A Cold hard truth of life


Photo by Amanda Grove from Pexels
Photo by Amanda Grove from Pexels

Seattle is a beautiful city when it’s dark, gloomy and raining, but even more so, when it’s not. Don’t get me wrong – I enjoy the drizzles.

On this one particular weekend trip, it had been raining on and off since the time we landed. I was under the weather before the trip started. We ventured out as much as we could, but in a limited fashion. Most of the trip so far included visits to places under a cover. 

On the morning of the day we were departing, the clouds parted and the sun shone through. It was a beautiful day to be outside and we sure made the most of it. 

We had a good 4 hours to enjoy the outdoors before we flew back home. To cover much ground, we rented bicycles to tour the city. As we were headed to the fountains outside the Space Needle, I witnessed a peculiar homeless man. I rode my bicycle around the block another time to get a closer look at what he was up to. I finally stopped my bike across the street and watched the scene unfold. 

The homeless man lay on the sidewalk, wincing in pain. There were many people, walking around him. Couples, runners, children – enjoying the weather.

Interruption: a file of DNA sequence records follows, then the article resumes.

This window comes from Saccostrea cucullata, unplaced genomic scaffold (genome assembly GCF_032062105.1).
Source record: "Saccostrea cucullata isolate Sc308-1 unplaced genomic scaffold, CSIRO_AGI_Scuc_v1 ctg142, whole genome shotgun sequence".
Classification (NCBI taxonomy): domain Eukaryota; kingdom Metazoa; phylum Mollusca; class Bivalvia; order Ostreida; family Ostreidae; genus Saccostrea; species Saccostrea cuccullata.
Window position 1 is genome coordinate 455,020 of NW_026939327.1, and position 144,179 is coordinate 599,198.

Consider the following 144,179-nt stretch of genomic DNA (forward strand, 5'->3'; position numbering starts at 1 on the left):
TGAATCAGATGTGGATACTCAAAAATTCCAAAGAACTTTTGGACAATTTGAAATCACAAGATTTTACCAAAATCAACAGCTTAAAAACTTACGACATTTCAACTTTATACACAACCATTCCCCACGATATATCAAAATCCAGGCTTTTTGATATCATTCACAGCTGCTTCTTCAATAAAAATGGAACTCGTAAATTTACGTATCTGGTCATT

The man was completely ignored. Or maybe he was dismissed from their peripherals. 

I can only imagine how he must’ve felt. Like another speck of dirt or trash on the sidewalk. He did a great job of not wearing it on his sleeve.

Photo by Harrison Haines from Pexels
Photo by Harrison Haines from Pexels

Reflecting on it further, the experience of the homeless man for everyone walking around him must not have been experiencing anything new. Similarly for the homeless man, this experience wasn’t new; he is used to being ignored in society.

So an experience occurs when the events unfolding affect us and are relatively new to us. 

A few years ago, I moved within half mile of the beach. In this time, I’ve visited the beach more than 100 times. After a few visits, the sensations of the sand massaging my feet, the sun beating down on my bald head, the birds sailing across the ocean and the waves crashing onto the rocks become old and mundane. It no longer is an experience, it is no longer memorable. Rather, I find new events every time I walk along the beach to make that particular trip memorable. 

The scene unfolding before me on that eventful day in Seattle was not an experience any more. It was old and mundane and was dismissed as a daily and habitual occurrence by everyone involved in the scene. 

It was rather appalling for me to witness the scene before me.

How could one being not care for another being? 

What was happening to the heart of this cold world we live in?

Where is the love that emanates within our hearts and the compassion we reserve for our close ones?

A moment of acknowledgement was all it took to make this man smile again.